If you had a fire in your home, chances are you lost some valuable items, both of sentimental and monetary value. Before tallying up your soot-damaged clothing as part of the damaged, try cleaning them first. While you may not get back everything you lost, you may be able to salvage your clothes. The first part of salvaging them though, is removing the soot stains and, in the process, any lingering smoke smells may dissipate making them wearable again.
Things You'll Need
Shake out clothing that has a lot of soot. Do so outdoors and stand upwind so you don't breathe in the soot and so that it does not stain the clothes you are currently wearing.
Send dry clean only clothing to the cleaners and mention to them that the clothes are stained with soot so they can clean them accordingly. Note that dry cleaning cotton clothes is not effective, according to University of Missouri Extension.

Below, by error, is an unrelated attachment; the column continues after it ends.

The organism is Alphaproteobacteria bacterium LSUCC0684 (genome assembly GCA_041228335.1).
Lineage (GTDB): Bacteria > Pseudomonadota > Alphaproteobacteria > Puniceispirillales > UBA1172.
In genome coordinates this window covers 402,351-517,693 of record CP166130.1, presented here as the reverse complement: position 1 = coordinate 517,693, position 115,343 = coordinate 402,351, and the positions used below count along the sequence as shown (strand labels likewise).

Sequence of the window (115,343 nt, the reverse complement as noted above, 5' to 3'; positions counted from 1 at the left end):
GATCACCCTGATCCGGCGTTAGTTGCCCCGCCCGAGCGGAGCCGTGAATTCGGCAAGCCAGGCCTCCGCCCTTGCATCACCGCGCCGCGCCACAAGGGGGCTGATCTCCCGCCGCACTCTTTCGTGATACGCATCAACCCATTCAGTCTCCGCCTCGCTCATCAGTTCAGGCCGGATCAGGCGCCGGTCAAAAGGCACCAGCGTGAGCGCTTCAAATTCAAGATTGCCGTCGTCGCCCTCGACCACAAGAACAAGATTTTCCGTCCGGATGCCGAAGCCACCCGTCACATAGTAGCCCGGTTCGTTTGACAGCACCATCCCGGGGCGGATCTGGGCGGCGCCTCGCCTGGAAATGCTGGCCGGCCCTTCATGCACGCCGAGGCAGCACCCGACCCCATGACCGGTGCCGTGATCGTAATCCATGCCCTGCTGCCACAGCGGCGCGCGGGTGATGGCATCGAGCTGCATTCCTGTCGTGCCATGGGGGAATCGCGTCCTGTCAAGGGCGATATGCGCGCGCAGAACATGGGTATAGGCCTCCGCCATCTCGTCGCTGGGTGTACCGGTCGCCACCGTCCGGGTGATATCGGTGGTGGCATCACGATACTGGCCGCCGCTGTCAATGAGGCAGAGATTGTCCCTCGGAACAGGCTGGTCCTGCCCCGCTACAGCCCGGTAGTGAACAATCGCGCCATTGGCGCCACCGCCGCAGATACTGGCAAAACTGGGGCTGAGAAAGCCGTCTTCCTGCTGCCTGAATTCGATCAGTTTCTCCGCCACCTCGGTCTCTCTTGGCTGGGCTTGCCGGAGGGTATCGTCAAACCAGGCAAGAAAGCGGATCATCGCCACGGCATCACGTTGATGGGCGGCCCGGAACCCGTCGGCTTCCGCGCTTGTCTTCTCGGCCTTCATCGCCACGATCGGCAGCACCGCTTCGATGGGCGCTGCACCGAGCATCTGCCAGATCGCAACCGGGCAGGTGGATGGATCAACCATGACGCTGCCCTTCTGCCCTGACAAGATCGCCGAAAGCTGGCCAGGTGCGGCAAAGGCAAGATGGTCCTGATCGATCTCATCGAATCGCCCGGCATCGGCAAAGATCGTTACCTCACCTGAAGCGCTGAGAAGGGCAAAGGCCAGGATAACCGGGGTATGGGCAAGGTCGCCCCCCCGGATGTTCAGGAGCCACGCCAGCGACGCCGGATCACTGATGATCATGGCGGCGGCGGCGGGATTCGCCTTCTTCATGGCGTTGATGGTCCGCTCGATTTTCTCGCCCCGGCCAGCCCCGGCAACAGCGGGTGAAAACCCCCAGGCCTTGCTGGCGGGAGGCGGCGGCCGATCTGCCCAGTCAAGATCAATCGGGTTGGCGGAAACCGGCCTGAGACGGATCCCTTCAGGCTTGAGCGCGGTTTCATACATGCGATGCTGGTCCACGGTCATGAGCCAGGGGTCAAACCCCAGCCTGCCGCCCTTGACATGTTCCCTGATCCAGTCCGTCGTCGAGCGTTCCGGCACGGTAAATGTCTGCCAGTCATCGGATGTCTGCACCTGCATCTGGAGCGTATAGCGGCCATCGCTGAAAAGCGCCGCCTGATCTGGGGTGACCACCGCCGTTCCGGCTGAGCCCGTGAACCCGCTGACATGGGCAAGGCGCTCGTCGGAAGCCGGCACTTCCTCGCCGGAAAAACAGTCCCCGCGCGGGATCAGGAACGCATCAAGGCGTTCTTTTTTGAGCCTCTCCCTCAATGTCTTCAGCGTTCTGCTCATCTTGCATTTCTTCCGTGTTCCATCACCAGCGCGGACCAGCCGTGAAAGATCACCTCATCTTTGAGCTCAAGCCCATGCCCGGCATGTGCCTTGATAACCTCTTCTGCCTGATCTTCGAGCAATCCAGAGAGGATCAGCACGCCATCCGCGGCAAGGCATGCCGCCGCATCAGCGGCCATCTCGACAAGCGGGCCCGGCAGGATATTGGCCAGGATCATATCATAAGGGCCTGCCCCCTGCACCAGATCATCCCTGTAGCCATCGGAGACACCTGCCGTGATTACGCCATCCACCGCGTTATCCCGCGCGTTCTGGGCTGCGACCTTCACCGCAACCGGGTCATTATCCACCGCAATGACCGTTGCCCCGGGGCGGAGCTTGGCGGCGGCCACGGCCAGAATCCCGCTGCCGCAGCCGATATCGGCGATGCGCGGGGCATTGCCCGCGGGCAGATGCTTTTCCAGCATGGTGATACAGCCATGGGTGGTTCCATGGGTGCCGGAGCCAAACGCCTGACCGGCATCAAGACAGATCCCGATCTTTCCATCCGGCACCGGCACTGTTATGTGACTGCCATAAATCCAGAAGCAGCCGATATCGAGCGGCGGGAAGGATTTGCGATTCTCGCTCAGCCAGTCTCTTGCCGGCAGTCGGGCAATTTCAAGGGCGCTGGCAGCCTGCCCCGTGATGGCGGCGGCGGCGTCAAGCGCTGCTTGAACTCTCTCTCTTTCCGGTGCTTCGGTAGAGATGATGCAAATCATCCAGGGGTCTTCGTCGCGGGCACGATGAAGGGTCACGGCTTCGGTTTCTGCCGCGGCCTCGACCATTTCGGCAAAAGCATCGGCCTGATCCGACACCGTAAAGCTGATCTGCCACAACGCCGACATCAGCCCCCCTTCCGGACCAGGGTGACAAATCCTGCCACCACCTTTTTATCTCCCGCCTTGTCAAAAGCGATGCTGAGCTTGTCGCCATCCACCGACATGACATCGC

Separate washable clothing into two groups: synthetic and cottons. Then separate them into three groups: clothes with lots of soot; clothes with a moderate amount of soot; and clothes with a little bit of soot. This helps prevent clothes with just a little bit of soot from getting dirty from those with a lot in the washer.
Wash clothes in warm or hot water and use the recommended amount powdered laundry detergent, no less. Also add 1 cup of water conditioner, sold in the laundry isle, and 1/2 cup of non-chlorine bleach suitable for colored fabrics. Do not overload the machine and set the water level on high.
Inspect your clothes and wash a second time, if necessary. Heavily soiled clothes will most likely need two washings.
Hang clothes outdoors to dry them and to help remove smoke odors. Wash and air dry again if they still smell.